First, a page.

By Ken Gosse
[Dictionary.com’s Word of the Day for July 5th, 2022: “rumbling or gurgling sounds caused by the movement of gas in the intestines”]
They’re called borborygmi (the word rhymes with pygmy); not merely a figmy of imaginigmy, and come from a natural cause. They’re powerful sources which our gut endorses as we glean resources while food runs it courses— and yet, they’re considered faux pas. They’re shared world-wide by us all, deep inside, which we wish we could hide for, if heard, we’re decried and assaulted with many guffaws. Be glad and rejoice! Though we have little choice or control of their voice, they’re the rolls of our Royce and they truly deserve our applause.
Growing Old With Hazel
[Inspired by Lewis Carroll’s 1865 poem, “Brother William” from his book Alice’s Adventures in Wonderland, which, in turn, was a parody of Robert Southey’s 1799 poem, “The Old Man’s Comforts and How He Got Them.”]
You are old, little pup; your squeak and your yelp have been traded for snoring since you were a whelp. We trained you, when young, where to pee and to poo; now accidents happen (sometimes to us, too). You are old, loving friend, and your joints are like mine; they’re stiff and they hurt and the stairs make us whine. Our savings are stretched for you diet and meds and sometimes you need veterinary NSAIDs. You are old, good companion. your fur’s getting gray. It lightens your schnoz. It’s like mine—here to stay. Though your muzzle has lightened and some teeth are gone, your smile’s more lovely than sunlight at dawn. You’re ancient, dear pup, and your hearing and sight make it hard to get out one last time for the night. We’ve aged along with you and can’t jump and play but while we’re together, you brighten our day.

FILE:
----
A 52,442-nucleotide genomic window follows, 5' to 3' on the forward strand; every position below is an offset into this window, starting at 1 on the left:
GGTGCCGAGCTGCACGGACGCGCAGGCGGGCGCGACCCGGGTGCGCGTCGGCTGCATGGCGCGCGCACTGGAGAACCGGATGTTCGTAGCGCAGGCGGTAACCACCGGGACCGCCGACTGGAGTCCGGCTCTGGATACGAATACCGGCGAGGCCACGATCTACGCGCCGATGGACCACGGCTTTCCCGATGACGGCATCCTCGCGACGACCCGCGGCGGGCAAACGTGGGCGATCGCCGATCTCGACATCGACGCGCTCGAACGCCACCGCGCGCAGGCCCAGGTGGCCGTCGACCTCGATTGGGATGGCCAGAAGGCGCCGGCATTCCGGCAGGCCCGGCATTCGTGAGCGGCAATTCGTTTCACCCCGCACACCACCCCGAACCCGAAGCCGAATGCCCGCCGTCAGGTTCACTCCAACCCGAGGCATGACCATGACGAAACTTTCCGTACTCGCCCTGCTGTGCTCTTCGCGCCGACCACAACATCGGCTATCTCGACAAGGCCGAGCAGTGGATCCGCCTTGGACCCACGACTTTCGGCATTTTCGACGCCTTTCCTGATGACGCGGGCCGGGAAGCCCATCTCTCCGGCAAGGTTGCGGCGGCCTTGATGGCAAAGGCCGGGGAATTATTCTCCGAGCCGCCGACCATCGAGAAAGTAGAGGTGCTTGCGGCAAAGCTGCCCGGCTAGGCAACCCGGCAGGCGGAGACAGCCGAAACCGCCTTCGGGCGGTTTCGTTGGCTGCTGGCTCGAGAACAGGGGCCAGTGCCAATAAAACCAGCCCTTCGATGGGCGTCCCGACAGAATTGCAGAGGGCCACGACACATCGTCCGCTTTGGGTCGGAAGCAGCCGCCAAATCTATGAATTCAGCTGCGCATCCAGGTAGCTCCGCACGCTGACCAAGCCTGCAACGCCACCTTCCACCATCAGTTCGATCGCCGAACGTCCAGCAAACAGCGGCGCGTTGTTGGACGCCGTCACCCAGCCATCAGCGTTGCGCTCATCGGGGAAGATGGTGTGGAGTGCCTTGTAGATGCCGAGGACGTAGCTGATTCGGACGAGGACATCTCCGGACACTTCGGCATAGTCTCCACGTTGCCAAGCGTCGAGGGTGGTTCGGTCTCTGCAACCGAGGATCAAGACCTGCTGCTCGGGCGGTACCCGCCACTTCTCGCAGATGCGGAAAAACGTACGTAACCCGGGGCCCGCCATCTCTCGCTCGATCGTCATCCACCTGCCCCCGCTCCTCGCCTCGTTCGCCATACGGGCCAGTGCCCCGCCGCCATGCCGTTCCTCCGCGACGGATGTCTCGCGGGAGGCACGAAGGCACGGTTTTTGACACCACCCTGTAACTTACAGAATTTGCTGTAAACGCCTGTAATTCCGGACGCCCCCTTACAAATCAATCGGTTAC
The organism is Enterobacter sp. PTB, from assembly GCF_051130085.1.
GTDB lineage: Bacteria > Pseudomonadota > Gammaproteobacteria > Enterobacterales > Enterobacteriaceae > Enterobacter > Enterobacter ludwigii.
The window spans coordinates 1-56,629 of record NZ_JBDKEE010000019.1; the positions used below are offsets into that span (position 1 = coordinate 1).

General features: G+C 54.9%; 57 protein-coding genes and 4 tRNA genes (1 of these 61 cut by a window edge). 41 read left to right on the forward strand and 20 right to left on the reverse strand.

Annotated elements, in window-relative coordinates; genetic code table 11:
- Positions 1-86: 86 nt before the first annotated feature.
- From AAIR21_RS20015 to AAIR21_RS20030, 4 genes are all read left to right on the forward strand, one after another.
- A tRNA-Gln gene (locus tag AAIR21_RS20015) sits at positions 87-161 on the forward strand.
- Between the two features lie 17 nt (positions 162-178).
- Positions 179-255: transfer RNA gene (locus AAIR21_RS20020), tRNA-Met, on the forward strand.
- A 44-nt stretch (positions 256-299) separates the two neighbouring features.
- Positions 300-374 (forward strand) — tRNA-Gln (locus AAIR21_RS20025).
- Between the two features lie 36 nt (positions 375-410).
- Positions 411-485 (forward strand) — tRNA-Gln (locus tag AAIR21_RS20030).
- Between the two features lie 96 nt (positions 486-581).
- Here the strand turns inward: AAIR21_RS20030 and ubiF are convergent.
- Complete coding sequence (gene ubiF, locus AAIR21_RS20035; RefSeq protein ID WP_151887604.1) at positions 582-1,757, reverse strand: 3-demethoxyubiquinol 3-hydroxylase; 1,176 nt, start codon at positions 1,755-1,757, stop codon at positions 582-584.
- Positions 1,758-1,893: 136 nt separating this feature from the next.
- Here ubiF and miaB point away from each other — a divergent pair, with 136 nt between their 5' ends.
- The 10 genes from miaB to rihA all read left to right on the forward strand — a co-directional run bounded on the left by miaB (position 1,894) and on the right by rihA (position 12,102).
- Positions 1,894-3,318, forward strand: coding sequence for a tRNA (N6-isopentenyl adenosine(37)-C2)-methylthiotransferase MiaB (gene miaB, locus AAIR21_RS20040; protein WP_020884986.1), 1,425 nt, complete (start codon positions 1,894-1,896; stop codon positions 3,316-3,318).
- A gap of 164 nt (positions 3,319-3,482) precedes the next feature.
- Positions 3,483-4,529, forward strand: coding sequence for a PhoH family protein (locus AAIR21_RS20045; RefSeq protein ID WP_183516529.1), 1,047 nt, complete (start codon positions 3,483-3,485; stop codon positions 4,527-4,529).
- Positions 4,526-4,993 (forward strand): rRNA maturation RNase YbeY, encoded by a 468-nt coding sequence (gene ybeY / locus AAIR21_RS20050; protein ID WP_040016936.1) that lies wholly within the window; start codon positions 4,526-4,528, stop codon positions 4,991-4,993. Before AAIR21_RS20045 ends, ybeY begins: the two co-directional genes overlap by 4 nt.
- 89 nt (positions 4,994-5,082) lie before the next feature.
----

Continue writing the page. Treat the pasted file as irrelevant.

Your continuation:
The Thought Not Shaken
[A parody of Robert Frost’s 1916 poem, “The Road Not Taken”]
Two poems diverged in a restless bed and knowing I’d not remember both, they tossed and turned within my head while half awake; as both were shed, a third rose from the undergrowth. Then rising (for a cause well-known), I grabbed a notepad I kept near. Once written down, the thoughts I own were etched on paper, not on stone, and dim light left this restless fear: By morning’s light, would there be scrawls where thoughts had been the night before; my efforts leaving naught but squalls and useless scratches, cats’ hairballs— some language from a distant shore? But I can tell you with a sigh, not leaving this for ages hence: remarkably, the thoughts which I had pondered, now before you lie— awaiting your indifference.
Ken Gosse usually writes short, rhymed verse using whimsy and humor in traditional meters. First published in First Literary Review–East in November 2016, since then in The Offbeat, Pure Slush, Parody, Home Planet News Online, Sparks of Calliope and others. Raised in the Chicago, Illinois, suburbs, now retired, he and his wife have lived in Mesa, AZ, over twenty years.